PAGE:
The test consisted of sending a team of twenty (20) operating personnel through two (2) air showers, one located before the entrance to the change room and the other before the entrance to the cleanroom itself with a cycle time of eight (8) seconds each. Operators were instructed to raise their arms and make a 360° turn. Prior to the entrance to the first air shower, outer garments are removed and stored. Once past the first air shower, the individual enters the change room where he puts on the cleanroom garments and goes through the second air shower, entering the cleanroom. After each test condition, the cleanroom was allowed to return to the normal contaminant level before a new test was begun and collections of samples were made.


All samples are taken from inside the cleanroom and 0.5 micron particles are measured

As can be seen, the level of contamination removal was at least 44% with at least one air shower in operation. With two (2) air showers in operation, contamination removal was 80%.

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Further independent testing on the type of material workers are clothed in demonstrates that what the worker wears can make a significant difference in the amount of particulate removed by the air shower as indicated in the chart below:

Air Showers

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Air Showers

Today’s air showers can keep a significant amount of residual contamination from entering a cleanroom workplace as long as certain criteria are met:

  1. The air shower must be properly designed and sized to maintain effective and efficient operations.
  2. At a minimum, HEPA filters are 99.99% efficient at 0.3 microns or optional ULPA filter at 99.999% efficient at 0.12 microns.
  3. Sufficient “wash down time” – at least 45 seconds – must be allowed in the air shower.
  4. The air supplied to the shower must be finely filtered to prevent personnel from being impinged with contaminants during the actual cleaning cycle.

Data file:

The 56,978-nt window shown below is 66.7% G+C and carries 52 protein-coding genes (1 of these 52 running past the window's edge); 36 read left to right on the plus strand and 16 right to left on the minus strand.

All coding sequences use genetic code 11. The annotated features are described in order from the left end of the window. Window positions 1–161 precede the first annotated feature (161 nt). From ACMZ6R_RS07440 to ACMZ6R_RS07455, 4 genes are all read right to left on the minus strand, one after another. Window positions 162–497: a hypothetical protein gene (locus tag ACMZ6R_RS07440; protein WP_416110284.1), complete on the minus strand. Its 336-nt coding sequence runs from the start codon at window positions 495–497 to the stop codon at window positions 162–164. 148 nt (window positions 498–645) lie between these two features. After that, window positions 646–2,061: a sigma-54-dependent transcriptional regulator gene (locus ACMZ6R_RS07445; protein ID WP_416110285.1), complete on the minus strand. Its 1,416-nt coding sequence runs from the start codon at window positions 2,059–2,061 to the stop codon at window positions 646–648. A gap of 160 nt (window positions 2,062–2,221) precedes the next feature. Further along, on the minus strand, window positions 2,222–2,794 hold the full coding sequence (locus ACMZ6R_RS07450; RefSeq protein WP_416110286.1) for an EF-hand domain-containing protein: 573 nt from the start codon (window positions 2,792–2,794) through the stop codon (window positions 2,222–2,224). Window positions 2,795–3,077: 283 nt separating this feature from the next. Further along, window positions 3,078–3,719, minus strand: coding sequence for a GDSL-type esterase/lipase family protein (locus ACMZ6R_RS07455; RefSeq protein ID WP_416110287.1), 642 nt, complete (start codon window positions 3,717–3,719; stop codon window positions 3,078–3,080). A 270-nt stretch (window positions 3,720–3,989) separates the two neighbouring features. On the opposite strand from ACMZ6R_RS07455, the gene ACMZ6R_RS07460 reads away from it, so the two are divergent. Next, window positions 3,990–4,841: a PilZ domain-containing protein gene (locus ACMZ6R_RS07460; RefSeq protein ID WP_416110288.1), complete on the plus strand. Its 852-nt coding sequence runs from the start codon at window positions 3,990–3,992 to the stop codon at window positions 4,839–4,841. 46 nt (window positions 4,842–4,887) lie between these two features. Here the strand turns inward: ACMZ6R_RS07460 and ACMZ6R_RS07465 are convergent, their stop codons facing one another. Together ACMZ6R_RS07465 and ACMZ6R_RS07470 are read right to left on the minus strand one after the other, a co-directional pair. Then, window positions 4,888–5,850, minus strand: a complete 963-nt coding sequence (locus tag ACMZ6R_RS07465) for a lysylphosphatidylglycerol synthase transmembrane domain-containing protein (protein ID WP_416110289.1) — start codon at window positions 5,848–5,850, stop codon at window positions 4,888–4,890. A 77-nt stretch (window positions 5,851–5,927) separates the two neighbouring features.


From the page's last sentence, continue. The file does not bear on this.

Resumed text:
5. A fixed nozzle pattern must be followed and the nozzles must be preset to direct air in a downward flow to produce shearing, wash down effect. It is essential to have a fluttering of garments strong enough to loosen dust.
  6. The garments themselves must be made of material such as Tyvek®, teflon, dacron or nylon that is less likely to shed than cloth; comfort and cost must not be the determining factor.
  7. The air shower must operate at a negative pressure. In other words, the pressure in the air shower must not exceed the pressure outside. The pressure must be less than the cleanroom side to prevent contaminates.
  8. Very importantly, personnel must act responsibly, i.e., when they stand off-center or crouch in a corner to avoid the air flow, they are defeating the whole purpose of the air shower. The individual must center himself in the shower and execute several complete 360° turns during the 45 second duration of the air shower, with hands positioned over the head.
  9. The individual must remain in the air shower for several moments as specified in the company’s protocol after it has stopped to allow enough “purge time,” or “dwell time” so that the particles may drift downward through the floor grate and are not drawn into the cleanroom by the movement of the individual as he leaves the air shower.
  10. Air showers, like cleanrooms or for that matter any process equipment, must be properly maintained in order to function properly. Lack of proper maintenance can become a major source of contamination.